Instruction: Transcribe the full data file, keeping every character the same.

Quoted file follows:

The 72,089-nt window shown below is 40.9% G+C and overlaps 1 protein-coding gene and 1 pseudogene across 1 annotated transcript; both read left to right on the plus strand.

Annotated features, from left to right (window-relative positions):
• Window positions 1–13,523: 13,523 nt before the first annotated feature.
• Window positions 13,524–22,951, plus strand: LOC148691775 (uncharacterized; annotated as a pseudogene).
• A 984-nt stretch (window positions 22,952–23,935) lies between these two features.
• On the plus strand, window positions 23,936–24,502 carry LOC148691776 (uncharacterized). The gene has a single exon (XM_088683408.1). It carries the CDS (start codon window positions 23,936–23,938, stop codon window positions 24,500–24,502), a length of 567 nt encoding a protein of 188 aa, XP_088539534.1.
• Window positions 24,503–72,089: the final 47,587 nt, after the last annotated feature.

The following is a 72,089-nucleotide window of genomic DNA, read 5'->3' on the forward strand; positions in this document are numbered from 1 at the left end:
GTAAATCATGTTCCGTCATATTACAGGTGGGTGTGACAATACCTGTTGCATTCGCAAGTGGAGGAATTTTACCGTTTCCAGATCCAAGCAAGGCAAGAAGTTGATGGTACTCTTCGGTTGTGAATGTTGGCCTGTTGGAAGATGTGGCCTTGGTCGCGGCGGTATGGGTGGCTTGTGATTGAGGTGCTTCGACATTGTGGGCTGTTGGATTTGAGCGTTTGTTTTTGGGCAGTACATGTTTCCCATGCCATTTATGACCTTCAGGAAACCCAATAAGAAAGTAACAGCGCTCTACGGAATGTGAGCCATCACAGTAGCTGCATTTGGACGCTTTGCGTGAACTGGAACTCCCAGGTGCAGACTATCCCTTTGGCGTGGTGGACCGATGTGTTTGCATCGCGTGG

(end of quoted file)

The 72,089-nt window shown below is 40.9% G+C and overlaps 1 protein-coding gene and 1 pseudogene across 1 annotated transcript; both read left to right on the plus strand.

Annotated features, from left to right (window-relative positions):
• Window positions 1–13,523: 13,523 nt before the first annotated feature.
• Window positions 13,524–22,951, plus strand: LOC148691775 (uncharacterized; annotated as a pseudogene).
• A 984-nt stretch (window positions 22,952–23,935) lies between these two features.
• On the plus strand, window positions 23,936–24,502 carry LOC148691776 (uncharacterized). The gene has a single exon (XM_088683408.1). It carries the CDS (start codon window positions 23,936–23,938, stop codon window positions 24,500–24,502), a length of 567 nt encoding a protein of 188 aa, XP_088539534.1.
• Window positions 24,503–72,089: the final 47,587 nt, after the last annotated feature.

The following is a 72,089-nucleotide window of genomic DNA, read 5'->3' on the forward strand; positions in this document are numbered from 1 at the left end:
GTAAATCATGTTCCGTCATATTACAGGTGGGTGTGACAATACCTGTTGCATTCGCAAGTGGAGGAATTTTACCGTTTCCAGATCCAAGCAAGGCAAGAAGTTGATGGTACTCTTCGGTTGTGAATGTTGGCCTGTTGGAAGATGTGGCCTTGGTCGCGGCGGTATGGGTGGCTTGTGATTGAGGTGCTTCGACATTGTGGGCTGTTGGATTTGAGCGTTTGTTTTTGGGCAGTACATGTTTCCCATGCCATTTATGACCTTCAGGAAACCCAATAAGAAAGTAACAGCGCTCTACGGAATGTGAGCCATCACAGTAGCTGCATTTGGACGCTTTGCGTGAACTGGAACTCCCAGGTGCAGACTATCCCTTTGGCGTGGTGGACCGATGTGTTTGCATCGCGTGG